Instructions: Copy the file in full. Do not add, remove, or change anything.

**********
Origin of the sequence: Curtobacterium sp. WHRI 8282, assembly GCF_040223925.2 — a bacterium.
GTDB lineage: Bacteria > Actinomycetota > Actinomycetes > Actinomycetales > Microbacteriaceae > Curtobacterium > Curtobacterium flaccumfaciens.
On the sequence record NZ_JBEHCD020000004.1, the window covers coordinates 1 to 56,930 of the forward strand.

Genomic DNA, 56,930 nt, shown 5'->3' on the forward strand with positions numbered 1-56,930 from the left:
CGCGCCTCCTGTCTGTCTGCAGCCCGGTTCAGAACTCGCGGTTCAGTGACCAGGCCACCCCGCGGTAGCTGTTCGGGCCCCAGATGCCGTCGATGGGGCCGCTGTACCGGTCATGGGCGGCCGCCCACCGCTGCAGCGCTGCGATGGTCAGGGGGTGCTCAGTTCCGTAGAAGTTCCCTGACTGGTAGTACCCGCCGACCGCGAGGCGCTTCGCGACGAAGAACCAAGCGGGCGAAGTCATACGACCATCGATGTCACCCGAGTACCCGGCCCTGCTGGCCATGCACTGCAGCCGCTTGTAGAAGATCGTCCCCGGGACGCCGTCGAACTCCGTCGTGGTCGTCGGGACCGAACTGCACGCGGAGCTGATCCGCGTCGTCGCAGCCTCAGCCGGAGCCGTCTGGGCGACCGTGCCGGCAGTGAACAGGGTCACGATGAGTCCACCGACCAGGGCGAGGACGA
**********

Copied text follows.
Origin of the sequence: Curtobacterium sp. WHRI 8282, assembly GCF_040223925.2 — a bacterium.
GTDB lineage: Bacteria > Actinomycetota > Actinomycetes > Actinomycetales > Microbacteriaceae > Curtobacterium > Curtobacterium flaccumfaciens.
On the sequence record NZ_JBEHCD020000004.1, the window covers coordinates 1 to 56,930 of the forward strand.

Genomic DNA, 56,930 nt, shown 5'->3' on the forward strand with positions numbered 1-56,930 from the left:
CGCGCCTCCTGTCTGTCTGCAGCCCGGTTCAGAACTCGCGGTTCAGTGACCAGGCCACCCCGCGGTAGCTGTTCGGGCCCCAGATGCCGTCGATGGGGCCGCTGTACCGGTCATGGGCGGCCGCCCACCGCTGCAGCGCTGCGATGGTCAGGGGGTGCTCAGTTCCGTAGAAGTTCCCTGACTGGTAGTACCCGCCGACCGCGAGGCGCTTCGCGACGAAGAACCAAGCGGGCGAAGTCATACGACCATCGATGTCACCCGAGTACCCGGCCCTGCTGGCCATGCACTGCAGCCGCTTGTAGAAGATCGTCCCCGGGACGCCGTCGAACTCCGTCGTGGTCGTCGGGACCGAACTGCACGCGGAGCTGATCCGCGTCGTCGCAGCCTCAGCCGGAGCCGTCTGGGCGACCGTGCCGGCAGTGAACAGGGTCACGATGAGTCCACCGACCAGGGCGAGGACGA